This mastery of systems includes other games like Starcraft, wherein any great player learns hotkeys, learns what to build first, necessary techniques that open up more choices further in the game, choices that in Starcraft are still limited by the necessity of victory.
The Breadth of Choice
This is how the choices we make mean within the overall systems of the game. There are narrative systems and object interaction systems, these are the two functional game elements, and both of these systems are important if the designer so chooses. The narrative is the context and aesthetic, the object-system-interaction is the functioning of the pieces within a game. This is how much choice we give a player over the systems that run a game and what the style of that choice is.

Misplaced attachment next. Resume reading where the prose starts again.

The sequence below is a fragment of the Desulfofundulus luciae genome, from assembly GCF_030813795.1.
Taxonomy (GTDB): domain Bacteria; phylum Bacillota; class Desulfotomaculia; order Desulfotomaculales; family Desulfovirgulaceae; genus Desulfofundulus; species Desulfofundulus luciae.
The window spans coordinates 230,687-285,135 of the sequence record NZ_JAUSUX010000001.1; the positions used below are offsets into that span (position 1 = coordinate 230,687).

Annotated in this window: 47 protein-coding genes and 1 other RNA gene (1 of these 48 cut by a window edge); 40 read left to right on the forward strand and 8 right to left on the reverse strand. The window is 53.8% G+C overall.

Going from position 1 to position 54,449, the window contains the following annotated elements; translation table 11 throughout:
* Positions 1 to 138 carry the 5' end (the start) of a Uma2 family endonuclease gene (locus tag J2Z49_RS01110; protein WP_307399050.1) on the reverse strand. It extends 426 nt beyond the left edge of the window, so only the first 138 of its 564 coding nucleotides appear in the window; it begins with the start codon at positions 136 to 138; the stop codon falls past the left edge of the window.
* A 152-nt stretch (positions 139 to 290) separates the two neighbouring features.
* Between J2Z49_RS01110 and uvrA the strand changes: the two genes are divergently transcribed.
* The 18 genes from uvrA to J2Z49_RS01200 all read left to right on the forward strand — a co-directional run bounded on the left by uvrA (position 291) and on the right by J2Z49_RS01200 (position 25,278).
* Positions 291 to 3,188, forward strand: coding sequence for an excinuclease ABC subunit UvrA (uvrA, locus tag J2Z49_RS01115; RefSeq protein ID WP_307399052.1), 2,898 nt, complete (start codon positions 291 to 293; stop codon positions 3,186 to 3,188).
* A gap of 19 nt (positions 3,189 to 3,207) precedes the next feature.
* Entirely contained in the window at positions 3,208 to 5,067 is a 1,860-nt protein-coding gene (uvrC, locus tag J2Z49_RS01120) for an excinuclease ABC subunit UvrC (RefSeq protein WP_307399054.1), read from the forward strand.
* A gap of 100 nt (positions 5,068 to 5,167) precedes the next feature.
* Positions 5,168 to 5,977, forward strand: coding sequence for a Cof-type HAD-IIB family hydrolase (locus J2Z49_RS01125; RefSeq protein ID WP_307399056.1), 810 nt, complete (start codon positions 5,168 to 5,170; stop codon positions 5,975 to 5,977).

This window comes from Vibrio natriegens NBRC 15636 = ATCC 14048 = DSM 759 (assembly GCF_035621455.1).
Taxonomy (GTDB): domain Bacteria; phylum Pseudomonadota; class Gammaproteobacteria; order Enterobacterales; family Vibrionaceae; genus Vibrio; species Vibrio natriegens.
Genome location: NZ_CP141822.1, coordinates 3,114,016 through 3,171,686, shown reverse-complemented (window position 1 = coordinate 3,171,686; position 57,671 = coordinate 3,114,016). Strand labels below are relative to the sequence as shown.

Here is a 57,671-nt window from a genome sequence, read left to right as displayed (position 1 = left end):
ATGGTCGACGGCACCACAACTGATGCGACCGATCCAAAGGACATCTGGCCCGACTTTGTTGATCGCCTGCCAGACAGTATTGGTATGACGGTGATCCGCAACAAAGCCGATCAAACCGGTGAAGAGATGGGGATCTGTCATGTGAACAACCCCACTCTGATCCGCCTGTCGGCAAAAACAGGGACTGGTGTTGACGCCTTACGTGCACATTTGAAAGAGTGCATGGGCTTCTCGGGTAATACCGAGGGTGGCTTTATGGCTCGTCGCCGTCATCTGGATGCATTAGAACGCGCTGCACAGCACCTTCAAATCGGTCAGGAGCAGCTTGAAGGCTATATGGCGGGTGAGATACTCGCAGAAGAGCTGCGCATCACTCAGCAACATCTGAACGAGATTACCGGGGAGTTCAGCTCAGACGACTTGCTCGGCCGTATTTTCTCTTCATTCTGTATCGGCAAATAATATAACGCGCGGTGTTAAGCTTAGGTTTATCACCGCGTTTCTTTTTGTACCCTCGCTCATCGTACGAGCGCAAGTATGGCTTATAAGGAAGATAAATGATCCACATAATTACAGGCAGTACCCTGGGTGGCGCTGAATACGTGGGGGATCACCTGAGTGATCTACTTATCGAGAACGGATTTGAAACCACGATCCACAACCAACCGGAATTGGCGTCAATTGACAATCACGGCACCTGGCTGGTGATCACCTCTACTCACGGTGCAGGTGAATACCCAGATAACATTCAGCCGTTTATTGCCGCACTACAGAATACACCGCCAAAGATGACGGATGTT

Object-level-interaction is the choice of the player on how they alter their world. A Lucasarts adventure game is usually about discovering the depths of the wordplay, the disparate objects and their uses. The inspect, open, and talk are equivalent to the shoot, pick up health, and strafe of a shooter. Schafer or Gilbert or another is working at an object interaction level where the objects are about creating emotion and laughter. Reading a line of dialog in Monkey Island lets you see the humor of the line and gives you the choice to even go further and see what that line means within the system, but reading the line alone is the power of an adventure game writer.